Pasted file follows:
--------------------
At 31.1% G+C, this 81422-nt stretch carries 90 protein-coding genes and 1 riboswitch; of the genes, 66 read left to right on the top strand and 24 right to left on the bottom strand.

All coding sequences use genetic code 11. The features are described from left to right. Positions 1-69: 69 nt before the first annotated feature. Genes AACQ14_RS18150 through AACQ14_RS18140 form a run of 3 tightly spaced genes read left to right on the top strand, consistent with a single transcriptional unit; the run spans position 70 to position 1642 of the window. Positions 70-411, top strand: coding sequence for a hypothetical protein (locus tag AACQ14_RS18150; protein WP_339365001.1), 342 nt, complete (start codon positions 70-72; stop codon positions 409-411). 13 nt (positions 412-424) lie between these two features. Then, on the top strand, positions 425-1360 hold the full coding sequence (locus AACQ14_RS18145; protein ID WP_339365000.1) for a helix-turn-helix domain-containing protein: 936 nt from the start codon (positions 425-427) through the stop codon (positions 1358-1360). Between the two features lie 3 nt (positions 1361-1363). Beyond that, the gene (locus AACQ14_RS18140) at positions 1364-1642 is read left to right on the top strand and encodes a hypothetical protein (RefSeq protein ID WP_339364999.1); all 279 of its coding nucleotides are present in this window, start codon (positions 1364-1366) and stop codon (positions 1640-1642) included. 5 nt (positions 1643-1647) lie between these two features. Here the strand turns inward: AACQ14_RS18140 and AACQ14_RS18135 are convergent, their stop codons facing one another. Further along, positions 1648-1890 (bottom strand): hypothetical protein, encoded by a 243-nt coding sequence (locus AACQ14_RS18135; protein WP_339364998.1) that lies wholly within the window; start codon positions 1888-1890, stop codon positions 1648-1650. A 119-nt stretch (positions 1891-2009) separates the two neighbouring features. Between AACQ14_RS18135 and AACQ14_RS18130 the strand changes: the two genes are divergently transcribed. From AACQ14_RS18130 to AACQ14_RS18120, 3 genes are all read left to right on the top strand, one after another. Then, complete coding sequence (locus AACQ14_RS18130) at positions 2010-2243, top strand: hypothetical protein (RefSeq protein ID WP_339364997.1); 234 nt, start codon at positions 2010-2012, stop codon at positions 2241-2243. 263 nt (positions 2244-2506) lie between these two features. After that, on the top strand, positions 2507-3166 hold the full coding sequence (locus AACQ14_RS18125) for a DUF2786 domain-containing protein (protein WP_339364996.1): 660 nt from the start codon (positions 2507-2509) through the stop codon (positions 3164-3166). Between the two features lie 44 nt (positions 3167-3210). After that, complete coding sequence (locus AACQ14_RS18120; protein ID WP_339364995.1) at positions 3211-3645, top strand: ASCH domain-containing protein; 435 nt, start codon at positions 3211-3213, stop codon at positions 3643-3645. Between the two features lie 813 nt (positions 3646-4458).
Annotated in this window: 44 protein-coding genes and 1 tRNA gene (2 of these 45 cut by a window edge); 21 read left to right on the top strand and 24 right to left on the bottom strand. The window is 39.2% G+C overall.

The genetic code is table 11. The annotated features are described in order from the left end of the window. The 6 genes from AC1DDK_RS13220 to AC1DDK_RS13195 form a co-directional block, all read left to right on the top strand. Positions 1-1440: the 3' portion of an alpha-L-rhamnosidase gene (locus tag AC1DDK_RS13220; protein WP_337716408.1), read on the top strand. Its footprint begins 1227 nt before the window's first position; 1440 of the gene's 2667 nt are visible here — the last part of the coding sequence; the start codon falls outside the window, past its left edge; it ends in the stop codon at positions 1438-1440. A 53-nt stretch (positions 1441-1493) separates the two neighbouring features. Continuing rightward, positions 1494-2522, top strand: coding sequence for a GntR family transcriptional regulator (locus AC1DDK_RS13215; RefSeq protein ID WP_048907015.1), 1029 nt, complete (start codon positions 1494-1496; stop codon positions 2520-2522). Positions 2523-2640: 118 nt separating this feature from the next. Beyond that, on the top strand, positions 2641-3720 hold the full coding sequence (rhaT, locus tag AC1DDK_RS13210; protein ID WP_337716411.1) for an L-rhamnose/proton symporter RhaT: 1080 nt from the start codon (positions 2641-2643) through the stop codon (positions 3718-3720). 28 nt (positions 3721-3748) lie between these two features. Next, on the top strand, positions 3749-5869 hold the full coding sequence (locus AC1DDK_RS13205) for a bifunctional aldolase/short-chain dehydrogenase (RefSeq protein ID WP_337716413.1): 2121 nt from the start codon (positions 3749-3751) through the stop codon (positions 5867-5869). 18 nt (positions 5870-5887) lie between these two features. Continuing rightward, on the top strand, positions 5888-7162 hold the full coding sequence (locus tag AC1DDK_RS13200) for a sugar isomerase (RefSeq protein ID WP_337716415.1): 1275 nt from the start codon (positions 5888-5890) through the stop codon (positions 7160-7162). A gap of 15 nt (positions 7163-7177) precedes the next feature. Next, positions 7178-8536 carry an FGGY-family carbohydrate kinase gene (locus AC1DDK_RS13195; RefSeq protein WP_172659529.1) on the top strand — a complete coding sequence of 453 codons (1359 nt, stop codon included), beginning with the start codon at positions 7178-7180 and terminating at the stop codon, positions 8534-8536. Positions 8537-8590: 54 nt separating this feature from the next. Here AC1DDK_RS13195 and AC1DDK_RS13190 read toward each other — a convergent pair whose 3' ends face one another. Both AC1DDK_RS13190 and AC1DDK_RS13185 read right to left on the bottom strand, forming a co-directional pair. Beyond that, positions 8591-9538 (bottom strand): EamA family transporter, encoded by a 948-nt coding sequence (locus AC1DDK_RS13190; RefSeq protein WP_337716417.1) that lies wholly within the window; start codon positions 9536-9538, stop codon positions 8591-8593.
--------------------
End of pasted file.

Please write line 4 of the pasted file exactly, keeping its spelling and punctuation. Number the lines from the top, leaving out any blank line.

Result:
The genetic code is table 11. The annotated features are described in order from the left end of the window. The 6 genes from AC1DDK_RS13220 to AC1DDK_RS13195 form a co-directional block, all read left to right on the top strand. Positions 1-1440: the 3' portion of an alpha-L-rhamnosidase gene (locus tag AC1DDK_RS13220; protein WP_337716408.1), read on the top strand. Its footprint begins 1227 nt before the window's first position; 1440 of the gene's 2667 nt are visible here — the last part of the coding sequence; the start codon falls outside the window, past its left edge; it ends in the stop codon at positions 1438-1440. A 53-nt stretch (positions 1441-1493) separates the two neighbouring features. Continuing rightward, positions 1494-2522, top strand: coding sequence for a GntR family transcriptional regulator (locus AC1DDK_RS13215; RefSeq protein ID WP_048907015.1), 1029 nt, complete (start codon positions 1494-1496; stop codon positions 2520-2522). Positions 2523-2640: 118 nt separating this feature from the next. Beyond that, on the top strand, positions 2641-3720 hold the full coding sequence (rhaT, locus tag AC1DDK_RS13210; protein ID WP_337716411.1) for an L-rhamnose/proton symporter RhaT: 1080 nt from the start codon (positions 2641-2643) through the stop codon (positions 3718-3720). 28 nt (positions 3721-3748) lie between these two features. Next, on the top strand, positions 3749-5869 hold the full coding sequence (locus AC1DDK_RS13205) for a bifunctional aldolase/short-chain dehydrogenase (RefSeq protein ID WP_337716413.1): 2121 nt from the start codon (positions 3749-3751) through the stop codon (positions 5867-5869). 18 nt (positions 5870-5887) lie between these two features. Continuing rightward, on the top strand, positions 5888-7162 hold the full coding sequence (locus tag AC1DDK_RS13200) for a sugar isomerase (RefSeq protein ID WP_337716415.1): 1275 nt from the start codon (positions 5888-5890) through the stop codon (positions 7160-7162). A gap of 15 nt (positions 7163-7177) precedes the next feature. Next, positions 7178-8536 carry an FGGY-family carbohydrate kinase gene (locus AC1DDK_RS13195; RefSeq protein WP_172659529.1) on the top strand — a complete coding sequence of 453 codons (1359 nt, stop codon included), beginning with the start codon at positions 7178-7180 and terminating at the stop codon, positions 8534-8536. Positions 8537-8590: 54 nt separating this feature from the next. Here AC1DDK_RS13195 and AC1DDK_RS13190 read toward each other — a convergent pair whose 3' ends face one another. Both AC1DDK_RS13190 and AC1DDK_RS13185 read right to left on the bottom strand, forming a co-directional pair. Beyond that, positions 8591-9538 (bottom strand): EamA family transporter, encoded by a 948-nt coding sequence (locus AC1DDK_RS13190; RefSeq protein WP_337716417.1) that lies wholly within the window; start codon positions 9536-9538, stop codon positions 8591-8593.